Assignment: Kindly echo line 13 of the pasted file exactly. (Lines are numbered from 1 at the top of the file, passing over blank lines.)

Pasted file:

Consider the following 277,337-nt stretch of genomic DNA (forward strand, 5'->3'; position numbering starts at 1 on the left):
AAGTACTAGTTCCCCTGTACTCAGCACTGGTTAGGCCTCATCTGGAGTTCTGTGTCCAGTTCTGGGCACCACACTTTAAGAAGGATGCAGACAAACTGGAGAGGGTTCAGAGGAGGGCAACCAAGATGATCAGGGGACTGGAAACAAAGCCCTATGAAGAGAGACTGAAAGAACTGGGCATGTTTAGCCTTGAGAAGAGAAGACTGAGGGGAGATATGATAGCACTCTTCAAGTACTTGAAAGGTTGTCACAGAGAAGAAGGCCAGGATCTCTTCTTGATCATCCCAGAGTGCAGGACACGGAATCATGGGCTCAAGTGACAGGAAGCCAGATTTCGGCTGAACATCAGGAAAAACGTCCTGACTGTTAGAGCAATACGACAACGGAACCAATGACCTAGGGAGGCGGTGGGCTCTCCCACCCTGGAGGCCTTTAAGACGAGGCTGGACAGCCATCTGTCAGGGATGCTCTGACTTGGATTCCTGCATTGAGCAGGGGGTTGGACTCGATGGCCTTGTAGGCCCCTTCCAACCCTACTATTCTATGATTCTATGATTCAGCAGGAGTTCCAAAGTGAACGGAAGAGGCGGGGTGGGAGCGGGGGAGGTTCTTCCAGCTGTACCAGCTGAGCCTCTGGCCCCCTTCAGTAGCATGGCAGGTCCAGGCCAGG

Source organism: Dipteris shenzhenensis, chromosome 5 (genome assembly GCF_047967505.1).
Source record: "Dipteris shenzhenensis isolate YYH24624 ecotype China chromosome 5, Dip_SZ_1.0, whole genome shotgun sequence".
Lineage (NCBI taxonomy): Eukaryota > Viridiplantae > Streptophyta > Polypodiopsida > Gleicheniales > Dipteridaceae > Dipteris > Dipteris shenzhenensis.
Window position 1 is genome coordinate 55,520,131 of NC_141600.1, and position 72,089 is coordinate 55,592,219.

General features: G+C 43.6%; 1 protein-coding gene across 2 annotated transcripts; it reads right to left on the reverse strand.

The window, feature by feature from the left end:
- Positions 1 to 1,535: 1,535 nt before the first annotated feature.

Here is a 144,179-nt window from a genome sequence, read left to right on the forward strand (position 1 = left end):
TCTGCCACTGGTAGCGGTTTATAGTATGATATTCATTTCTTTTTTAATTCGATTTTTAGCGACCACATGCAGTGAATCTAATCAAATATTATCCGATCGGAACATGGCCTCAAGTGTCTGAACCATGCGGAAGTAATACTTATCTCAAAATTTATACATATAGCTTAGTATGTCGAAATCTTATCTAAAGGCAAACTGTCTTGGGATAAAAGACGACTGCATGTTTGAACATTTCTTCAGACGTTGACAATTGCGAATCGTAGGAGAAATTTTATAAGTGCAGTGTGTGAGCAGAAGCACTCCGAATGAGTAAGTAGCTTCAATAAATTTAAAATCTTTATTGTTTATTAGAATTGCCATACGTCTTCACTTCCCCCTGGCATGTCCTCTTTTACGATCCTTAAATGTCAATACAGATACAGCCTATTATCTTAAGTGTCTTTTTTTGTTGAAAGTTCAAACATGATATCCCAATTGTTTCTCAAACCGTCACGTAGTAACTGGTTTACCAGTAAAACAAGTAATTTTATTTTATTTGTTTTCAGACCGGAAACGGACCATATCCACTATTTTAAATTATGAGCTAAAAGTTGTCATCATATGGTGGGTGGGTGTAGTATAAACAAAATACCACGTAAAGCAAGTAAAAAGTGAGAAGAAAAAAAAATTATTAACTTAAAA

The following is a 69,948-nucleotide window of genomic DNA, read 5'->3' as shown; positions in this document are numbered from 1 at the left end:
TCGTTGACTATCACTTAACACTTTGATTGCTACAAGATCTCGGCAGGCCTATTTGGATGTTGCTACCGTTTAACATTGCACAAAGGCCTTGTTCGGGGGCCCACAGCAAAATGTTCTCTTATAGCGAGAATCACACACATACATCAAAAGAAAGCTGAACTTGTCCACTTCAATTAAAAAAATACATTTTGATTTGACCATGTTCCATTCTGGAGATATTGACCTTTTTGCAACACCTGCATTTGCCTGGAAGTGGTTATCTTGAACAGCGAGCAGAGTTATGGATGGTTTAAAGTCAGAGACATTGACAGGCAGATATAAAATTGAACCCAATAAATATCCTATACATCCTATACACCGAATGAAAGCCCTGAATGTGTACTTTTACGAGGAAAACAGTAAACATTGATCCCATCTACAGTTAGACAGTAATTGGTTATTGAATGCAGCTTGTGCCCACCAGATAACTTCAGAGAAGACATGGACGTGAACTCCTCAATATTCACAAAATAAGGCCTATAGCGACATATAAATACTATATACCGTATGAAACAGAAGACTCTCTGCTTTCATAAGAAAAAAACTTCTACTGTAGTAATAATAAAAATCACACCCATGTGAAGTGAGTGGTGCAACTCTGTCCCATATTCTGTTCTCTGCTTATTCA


TCGTTGACTATCACTTAACACTTTGATTGCTACAAGATCTCGGCAGGCCTATTTGGATGTTGCTACCGTTTAACATTGCACAAAGGCCTTGTTCGGGGGCCCACAGCAAAATGTTCTCTTATAGCGAGAATCACACACATACATCAAAAGAAAGCTGAACTTGTCCACTTCAATTAAAAAAATACATTTTGATTTGACCATGTTCCATTCTGGAGATATTGACCTTTTTGCAACACCTGCATTTGCCTGGAAGTGGTTATCTTGAACAGCGAGCAGAGTTATGGATGGTTTAAAGTCAGAGACATTGACAGGCAGATATAAAATTGAACCCAATAAATATCCTATACATCCTATACACCGAATGAAAGCCCTGAATGTGTACTTTTACGAGGAAAACAGTAAACATTGATCCCATCTACAGTTAGACAGTAATTGGTTATTGAATGCAGCTTGTGCCCACCAGATAACTTCAGAGAAGACATGGACGTGAACTCCTCAATATTCACAAAATAAGGCCTATAGCGACATATAAATACTATATACCGTATGAAACAGAAGACTCTCTGCTTTCATAAGAAAAAAACTTCTACTGTAGTAATAATAAAAATCACACCCATGTGAAGTGAGTGGTGCAACTCTGTCCCATATTCTGTTCTCTGCTTATTCA